Finally, at the National Conference for Youth Ministry this year, youth minister Adam Mearse was talking about the implicit messages that our teens receive from our youth room décor. “When your teens are tired of looking at you and listening to you, their eyes wander and their thoughts wander,” he reminded us. “What do they see on the walls of your youth room? What are they learning from it?” He was talking about sexuality, actually, but I began thinking about the implicit messages and theological implications of youth group space.
While church architecture and stained glass windows are often very impressive (and colorful!), the stained glass isn’t merely for show but for education. For those who didn’t speak Latin and couldn’t understand the Mass, the stained glass told them the stories of Jesus and the Old Testament heroes and the saints of the church. When their eyes wandered, they found something with theological richness and depth.
What is the theology of your youth group space? Perhaps your messy bulletin board with its pictures of smiling teens is a reflection of the body of Christ and those who make up your group. Perhaps the map on your wall reminds your teens of the world God loves. Maybe you have a meaningful logo on your wall, or the Bible verse that guides your mission statement. Maybe your ceiling tiles are painted by your graduating seniors, whose faith has shaped the community. When their eyes wander, what do they see? Do they see a space that reflects the love of God for everyone?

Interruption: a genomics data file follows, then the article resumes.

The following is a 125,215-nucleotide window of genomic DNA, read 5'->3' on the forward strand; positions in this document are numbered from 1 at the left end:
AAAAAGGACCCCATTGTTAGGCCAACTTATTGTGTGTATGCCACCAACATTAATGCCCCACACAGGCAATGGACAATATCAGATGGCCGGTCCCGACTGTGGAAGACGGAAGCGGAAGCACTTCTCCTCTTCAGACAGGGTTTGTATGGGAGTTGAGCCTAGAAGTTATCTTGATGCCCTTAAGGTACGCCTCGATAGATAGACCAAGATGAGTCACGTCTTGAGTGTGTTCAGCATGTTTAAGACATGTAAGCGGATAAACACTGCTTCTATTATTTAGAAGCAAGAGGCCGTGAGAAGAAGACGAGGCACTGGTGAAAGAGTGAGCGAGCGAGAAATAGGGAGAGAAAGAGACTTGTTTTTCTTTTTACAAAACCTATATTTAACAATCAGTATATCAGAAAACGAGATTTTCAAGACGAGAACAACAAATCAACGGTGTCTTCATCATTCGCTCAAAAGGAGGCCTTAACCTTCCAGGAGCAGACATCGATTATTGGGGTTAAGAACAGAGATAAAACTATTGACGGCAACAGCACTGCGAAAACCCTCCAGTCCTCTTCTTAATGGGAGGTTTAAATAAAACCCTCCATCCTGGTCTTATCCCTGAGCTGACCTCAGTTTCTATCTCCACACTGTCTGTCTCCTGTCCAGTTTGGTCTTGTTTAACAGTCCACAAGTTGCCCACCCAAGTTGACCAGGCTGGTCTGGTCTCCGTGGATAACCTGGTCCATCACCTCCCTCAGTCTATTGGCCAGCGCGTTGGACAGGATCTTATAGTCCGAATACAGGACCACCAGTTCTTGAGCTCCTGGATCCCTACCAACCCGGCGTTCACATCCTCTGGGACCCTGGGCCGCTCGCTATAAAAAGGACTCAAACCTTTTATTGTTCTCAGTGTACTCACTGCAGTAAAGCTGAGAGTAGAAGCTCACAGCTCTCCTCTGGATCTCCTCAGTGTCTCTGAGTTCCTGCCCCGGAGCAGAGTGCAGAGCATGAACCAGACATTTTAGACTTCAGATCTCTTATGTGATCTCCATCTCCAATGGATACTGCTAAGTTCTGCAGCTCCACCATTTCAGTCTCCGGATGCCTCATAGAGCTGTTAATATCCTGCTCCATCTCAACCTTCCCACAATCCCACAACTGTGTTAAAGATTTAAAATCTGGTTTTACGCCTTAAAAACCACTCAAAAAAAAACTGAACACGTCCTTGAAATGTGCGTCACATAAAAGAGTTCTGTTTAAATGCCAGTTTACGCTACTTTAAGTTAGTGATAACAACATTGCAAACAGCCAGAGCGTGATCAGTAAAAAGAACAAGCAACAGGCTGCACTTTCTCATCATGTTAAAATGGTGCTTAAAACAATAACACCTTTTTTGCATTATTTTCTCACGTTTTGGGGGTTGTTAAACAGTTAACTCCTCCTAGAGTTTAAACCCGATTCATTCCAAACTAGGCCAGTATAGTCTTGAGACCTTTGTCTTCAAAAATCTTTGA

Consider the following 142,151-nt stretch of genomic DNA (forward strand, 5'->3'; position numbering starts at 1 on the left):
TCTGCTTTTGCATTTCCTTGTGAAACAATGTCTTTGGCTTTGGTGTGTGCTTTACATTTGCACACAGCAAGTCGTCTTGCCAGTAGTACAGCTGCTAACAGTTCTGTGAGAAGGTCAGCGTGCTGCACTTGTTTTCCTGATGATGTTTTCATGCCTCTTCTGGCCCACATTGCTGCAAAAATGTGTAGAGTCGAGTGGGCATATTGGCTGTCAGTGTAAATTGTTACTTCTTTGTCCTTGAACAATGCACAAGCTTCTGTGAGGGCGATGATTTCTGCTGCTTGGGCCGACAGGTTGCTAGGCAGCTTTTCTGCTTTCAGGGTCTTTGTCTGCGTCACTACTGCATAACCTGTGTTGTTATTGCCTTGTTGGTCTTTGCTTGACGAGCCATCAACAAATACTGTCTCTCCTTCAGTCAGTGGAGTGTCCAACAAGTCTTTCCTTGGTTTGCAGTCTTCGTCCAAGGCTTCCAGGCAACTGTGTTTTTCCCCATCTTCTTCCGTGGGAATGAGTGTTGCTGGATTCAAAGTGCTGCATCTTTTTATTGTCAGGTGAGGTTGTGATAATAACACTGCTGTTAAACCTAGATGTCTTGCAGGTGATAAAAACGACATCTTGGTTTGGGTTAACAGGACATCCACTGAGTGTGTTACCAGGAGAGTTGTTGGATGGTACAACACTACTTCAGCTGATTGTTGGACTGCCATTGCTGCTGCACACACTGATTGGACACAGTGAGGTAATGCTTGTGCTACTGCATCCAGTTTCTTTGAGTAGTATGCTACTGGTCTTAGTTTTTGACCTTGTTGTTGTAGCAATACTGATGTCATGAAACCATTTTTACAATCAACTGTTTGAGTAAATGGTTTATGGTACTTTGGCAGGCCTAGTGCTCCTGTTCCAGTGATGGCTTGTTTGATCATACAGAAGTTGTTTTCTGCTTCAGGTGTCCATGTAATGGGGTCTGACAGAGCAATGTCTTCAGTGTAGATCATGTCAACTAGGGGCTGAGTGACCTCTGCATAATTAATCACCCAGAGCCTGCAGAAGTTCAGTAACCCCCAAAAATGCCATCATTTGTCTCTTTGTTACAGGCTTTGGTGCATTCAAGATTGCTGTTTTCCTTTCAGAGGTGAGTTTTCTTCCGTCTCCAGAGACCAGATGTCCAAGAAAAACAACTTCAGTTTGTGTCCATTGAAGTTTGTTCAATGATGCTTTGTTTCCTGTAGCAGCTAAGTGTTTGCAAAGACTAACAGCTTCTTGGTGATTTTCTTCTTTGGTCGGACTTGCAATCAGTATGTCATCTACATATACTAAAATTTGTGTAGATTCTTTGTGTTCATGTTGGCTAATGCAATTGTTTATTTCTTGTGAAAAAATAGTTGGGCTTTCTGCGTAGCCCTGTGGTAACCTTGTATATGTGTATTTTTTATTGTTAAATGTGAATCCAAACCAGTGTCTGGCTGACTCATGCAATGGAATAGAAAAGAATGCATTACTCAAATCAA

On a “practical steps” level, I’ve begun thinking that maybe a youth room redesign could begin by asking everyone in your youth group to text you a picture of their own bedroom, instead of assuming that your own style or current youth room trends reflect the personality of your group. What color is it? Are the walls covered with pictures? Posters? Quotes? How do they personalize their space? And stemming from that, what might make them feel at home when they’re at church?
And so, before we (I) rush to paint our youth room “silver mist” and replace pictures of our teens with hand-lettered inspirational quotes from Etsy, picture your youth group. Picture your congregation. Picture your community – the people to whom you hope to reach out. Who are the Walts and Skylers in your group? Who might visit from your community and feel uneasy and vaguely unwelcome in the space that you really hoped would be peaceful and relaxing? Whom might we be unintentionally excluding when we scrub away diversity and paint it beige?